When the Soviet Union shot down a U2 spy plane on 1 May 1960, the world was on the verge of a new war, and Bodø was the centre of attention.

When jubilation ...

finally broke out in 1945, Norway was divided in two. The South was industrialised and developed, the North was a supplier of raw materials and had furthermore been the object of considerable destruction
during the war.

Something had to done about Northern Norway, and the solution appeared when the Soviet Union began to emerge as a new world power. Northern Norway had suddenly become NATO’s front line facing the great bear in the east. Billions of dollars in the form of cash and equipment were transferred to Norway in order to build up a robust defence in Northern Norway.

Airports, surveillance stations, military bases and coastal fortifications were built at record-breaking speed. The Cold War thus became a blessing for Northern Norway in the form of intense activity and demands for labour and competence.


At the same time, ...

fear of a cataclysmic nuclear war gained momentum. School children were taught to hide under their desks if the air raid siren was sounded. The state developed evacuation plans for the major cities and a large number of air raid shelters were built. A whole generation grew up in
fear of the atomic bomb.

The close collaboration between NATO and the USA in particular, also resulted in Norway – and Northern Norway – developing a very close relationship with American pop culture via films, books and music. This was also something that the American authorities made deliberate use of, in order to knit closer bonds between Norway and the USA.

In Northern Norway, extensive espionage was carried out by both sides during the Cold War, and an eternal hunt for communists took place. Surveillance was intense and everyone kept an eye on what the neighbours were up to. And in Bodø, in deepest secrecy, American U2 spy planes made intermediate landings.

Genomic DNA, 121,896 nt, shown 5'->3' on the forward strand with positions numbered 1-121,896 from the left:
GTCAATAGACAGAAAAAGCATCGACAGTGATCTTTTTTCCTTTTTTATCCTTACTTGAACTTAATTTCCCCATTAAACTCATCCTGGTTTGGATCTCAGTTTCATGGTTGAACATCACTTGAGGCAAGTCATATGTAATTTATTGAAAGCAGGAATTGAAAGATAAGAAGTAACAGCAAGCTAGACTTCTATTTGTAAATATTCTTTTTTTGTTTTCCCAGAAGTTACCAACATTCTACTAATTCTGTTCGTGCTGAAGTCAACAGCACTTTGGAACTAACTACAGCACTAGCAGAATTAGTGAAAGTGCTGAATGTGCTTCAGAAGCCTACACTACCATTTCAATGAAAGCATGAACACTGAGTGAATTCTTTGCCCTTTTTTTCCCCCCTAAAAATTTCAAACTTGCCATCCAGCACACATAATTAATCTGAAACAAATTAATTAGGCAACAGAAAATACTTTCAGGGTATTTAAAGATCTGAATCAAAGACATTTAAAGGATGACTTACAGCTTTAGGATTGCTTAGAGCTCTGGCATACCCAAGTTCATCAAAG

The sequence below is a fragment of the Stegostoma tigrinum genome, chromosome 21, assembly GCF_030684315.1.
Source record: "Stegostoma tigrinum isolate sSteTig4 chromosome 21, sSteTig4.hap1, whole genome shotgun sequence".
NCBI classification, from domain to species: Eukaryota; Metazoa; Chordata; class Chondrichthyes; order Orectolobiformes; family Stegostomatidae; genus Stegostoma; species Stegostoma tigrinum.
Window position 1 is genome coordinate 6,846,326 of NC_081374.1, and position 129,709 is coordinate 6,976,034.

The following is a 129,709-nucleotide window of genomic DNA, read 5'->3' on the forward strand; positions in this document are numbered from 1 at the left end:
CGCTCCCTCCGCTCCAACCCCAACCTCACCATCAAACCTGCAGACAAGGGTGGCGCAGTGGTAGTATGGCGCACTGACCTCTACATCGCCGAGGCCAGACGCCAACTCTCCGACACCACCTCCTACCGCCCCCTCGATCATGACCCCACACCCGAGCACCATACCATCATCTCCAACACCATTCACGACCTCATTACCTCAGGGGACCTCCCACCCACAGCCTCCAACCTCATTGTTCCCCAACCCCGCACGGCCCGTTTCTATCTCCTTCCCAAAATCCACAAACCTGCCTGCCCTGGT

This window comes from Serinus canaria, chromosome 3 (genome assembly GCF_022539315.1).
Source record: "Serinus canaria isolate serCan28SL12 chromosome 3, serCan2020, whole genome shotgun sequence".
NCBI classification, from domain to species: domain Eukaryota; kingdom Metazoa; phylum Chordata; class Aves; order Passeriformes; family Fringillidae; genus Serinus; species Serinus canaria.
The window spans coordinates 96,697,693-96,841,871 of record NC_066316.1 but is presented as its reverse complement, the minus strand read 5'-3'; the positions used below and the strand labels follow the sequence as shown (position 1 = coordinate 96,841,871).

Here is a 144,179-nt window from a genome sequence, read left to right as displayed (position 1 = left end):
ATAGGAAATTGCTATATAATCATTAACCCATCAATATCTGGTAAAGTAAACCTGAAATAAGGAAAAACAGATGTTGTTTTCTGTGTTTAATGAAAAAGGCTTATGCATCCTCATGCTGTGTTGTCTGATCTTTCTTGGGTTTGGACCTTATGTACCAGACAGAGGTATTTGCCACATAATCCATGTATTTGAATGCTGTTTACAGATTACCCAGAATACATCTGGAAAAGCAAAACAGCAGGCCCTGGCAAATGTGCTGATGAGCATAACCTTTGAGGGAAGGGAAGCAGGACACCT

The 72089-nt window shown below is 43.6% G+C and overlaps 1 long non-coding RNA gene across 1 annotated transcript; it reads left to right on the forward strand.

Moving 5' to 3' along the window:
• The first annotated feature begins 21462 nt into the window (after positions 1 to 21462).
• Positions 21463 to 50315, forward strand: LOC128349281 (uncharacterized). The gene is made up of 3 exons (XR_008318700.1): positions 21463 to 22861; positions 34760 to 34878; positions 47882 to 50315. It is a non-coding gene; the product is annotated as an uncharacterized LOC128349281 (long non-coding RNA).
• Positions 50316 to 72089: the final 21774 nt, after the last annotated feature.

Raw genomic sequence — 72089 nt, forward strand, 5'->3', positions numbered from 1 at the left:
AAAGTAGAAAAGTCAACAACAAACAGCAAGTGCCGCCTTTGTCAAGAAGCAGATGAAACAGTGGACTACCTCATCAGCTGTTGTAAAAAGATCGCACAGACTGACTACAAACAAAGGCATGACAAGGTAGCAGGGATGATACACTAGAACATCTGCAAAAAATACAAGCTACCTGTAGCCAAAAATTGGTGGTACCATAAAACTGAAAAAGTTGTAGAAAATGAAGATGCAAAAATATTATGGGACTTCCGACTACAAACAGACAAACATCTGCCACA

Then, on 1 May 1960, ...

the unthinkable happened. Pilot Gary Powers and his U2 were shot down over Sverdlovsk. Suddenly, the attention of the whole world was focussed on Norway and the small town of Bodø.

The incident was an extremely embarrassing and sensitive affair for Norway. Now everybody knew that Bodø was a base used by the Americans. The Russian reaction was fearsome. They threatened to eradicate all Norwegian airports with the help of nuclear weapons.

“It was a very dramatic affair,” says Curator Karl L. Kleve
of the Norwegian Aviation Museum in Bodø.


For a long period ...

of time the tension was practically tangible, but the crisis finally passed. As did the Cold War, symbolised by the fall of the Berlin Wall in 1989.
But the Cold War has left its mark on the whole of Northern Norway. Today, you can see an authentic U2 aircraft at the Norwegian Aviation Museum in Bodø.

Here, you can also wander around for hours among civil and military aircraft and equipment. With its 10,000 square metres of floor space, the museum’s exhibitions offers considerable breadth and depth. You can relive history from Da Vinci and the Wright Brothers right up until today’s digital solutions.


The aviation museum ...

is the ideal solution when the rain suddenly begins to pour, or if you are seeking a unique insight into Norwegian and international aviation history. Visit the Twin Otter, the tiny green machine that revolutionized
Norway when the network of small STOL airports was built in the 1970s. Take a closer look at the Spitfire – the plane that won the Battle of Britain, or classic aircraft like the Ju 52 and Fokker F28.

If you are seeking a real adrenaline kick, you should visit
the museum simulator and try your hand as a pilot for a few
nerve-racking minutes. And from the museum’s own control
tower you have a panoramic view of today’s air traffic in
Bodø, including SAS, Norwegian,Widerøe, the Air Force F16s and 330
Squadron’s Sea King rescue helicopters.

Read more about Bodø and Salten on www.visitbodo.com